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EDITIONS
Wednesday, 10 July, 2002, 13:59 GMT 14:59 UK
Cash crisis threatens heritage sites
Brixton Windmill in London
Almost 4% of listed buildings are at risk
English Heritage says it has only a fraction of the 400m needed to save listed buildings at risk.

Up to 1,500 such buildings in England are currently at risk of collapse after years of neglect, with 94 new cases this year alone, according to the conservation organisation.

Brighton Pier, built in 1814, Durham Castle and St Pancras Chambers, designed by George Gilbert Scott, are among those on its Buildings at Risk List 2002.


These buildings are both our history and our future

Dr Simon Thurley
EH chief executive
It is now looking to local action groups and enterprising individuals to help raise the cash.

The chief executive of English Heritage (EH), Dr Simon Thurley, said: "Buildings at Risk are an invaluable part of our lives and our culture.

"They are not just castles and stately homes but the familiar landmarks, public halls, old pubs and houses that define the character and appearance of our streets.

"Losing these, through neglect and decay, changes the way a town, city or village looks forever and squanders its most valuable assets."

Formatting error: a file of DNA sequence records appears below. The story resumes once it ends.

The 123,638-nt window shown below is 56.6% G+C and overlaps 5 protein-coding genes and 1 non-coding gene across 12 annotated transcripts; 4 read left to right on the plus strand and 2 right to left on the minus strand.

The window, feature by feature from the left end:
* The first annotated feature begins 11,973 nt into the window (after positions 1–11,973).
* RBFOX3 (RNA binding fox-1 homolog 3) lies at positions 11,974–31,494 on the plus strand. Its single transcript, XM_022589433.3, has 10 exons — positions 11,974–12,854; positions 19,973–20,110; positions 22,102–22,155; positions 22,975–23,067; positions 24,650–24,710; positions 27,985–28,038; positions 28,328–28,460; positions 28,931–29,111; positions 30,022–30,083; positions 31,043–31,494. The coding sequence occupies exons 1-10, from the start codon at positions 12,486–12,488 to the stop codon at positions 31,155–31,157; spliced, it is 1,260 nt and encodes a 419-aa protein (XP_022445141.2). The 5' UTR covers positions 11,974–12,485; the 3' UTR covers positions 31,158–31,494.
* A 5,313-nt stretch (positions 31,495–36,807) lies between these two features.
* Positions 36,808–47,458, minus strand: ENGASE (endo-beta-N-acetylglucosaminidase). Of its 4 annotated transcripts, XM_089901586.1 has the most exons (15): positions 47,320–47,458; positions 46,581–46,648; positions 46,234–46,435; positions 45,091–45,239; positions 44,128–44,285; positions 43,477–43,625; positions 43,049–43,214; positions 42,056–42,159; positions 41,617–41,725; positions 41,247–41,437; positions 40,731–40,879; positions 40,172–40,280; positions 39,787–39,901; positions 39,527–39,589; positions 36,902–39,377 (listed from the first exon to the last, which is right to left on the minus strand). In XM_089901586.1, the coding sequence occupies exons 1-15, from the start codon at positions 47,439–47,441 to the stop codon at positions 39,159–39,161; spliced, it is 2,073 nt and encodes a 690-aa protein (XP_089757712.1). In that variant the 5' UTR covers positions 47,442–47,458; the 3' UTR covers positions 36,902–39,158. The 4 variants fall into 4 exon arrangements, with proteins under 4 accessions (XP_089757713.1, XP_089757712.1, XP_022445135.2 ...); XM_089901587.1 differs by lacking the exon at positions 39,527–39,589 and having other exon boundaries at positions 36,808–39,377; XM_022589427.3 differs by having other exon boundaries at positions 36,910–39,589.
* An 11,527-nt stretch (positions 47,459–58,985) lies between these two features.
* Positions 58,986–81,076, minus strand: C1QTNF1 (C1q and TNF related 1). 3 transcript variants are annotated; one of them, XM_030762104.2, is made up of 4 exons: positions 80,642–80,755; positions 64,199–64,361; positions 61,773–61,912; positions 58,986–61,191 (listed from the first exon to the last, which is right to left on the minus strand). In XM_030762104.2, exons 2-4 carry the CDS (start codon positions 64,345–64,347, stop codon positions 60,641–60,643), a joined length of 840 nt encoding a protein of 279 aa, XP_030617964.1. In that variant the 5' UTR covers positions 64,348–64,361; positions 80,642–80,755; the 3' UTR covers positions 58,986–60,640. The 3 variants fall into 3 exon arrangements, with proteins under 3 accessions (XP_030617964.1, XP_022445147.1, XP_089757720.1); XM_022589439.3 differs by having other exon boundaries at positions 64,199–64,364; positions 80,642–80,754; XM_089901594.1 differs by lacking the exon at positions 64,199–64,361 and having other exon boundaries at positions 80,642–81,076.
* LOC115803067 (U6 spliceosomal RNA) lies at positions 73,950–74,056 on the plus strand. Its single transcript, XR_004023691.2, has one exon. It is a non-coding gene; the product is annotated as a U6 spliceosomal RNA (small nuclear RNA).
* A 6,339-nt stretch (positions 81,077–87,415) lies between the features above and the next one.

EH has spent 22m in the past five years on buildings listed Grade I or II, which are at risk.

There are 30,469 such buildings, of which 3.7% are at risk.

Van Gogh

A total of 22% of these are deemed to be at ''immediate risk of further rapid deterioration or loss of fabric''.

Buildings which have an uncertain future include Bank Hall in Lancashire, Brixton Windmill in London and Woodhall Colliery in Northumberland.

The Brixton Windmill is the only surviving windmill in inner-city London.

Work began in 1816 and it continued as a working mill until the 1930s.

The artist Van Gogh is reported to have visited the mill when he worked as a missionary, before he became a painter.

Bank Hall is considered to be an important part of local history. Emergency repairs are said to be needed to prevent the tower from collapse.

Community 'heart'

The register is intended to keep attention focused on neglected historic buildings and monuments.

It is designed to define the scale of the problem and to prioritise action by EH, local authorities, building preservation trusts and funding bodies.

In total 114 buildings listed on the 2001 register have been repaired but a further 94 new cases have been added to this year's list.

Dr Thurley said: "These buildings are both our history and our future.

"Repairing and finding new uses for historic buildings in the heart of a community creates local identity and safeguards jobs and housing, boosts local economies and tourism, improves quality of life and protects green-field sites from the need for new development."

See also:

30 Oct 00 | UK
12 Feb 02 | England
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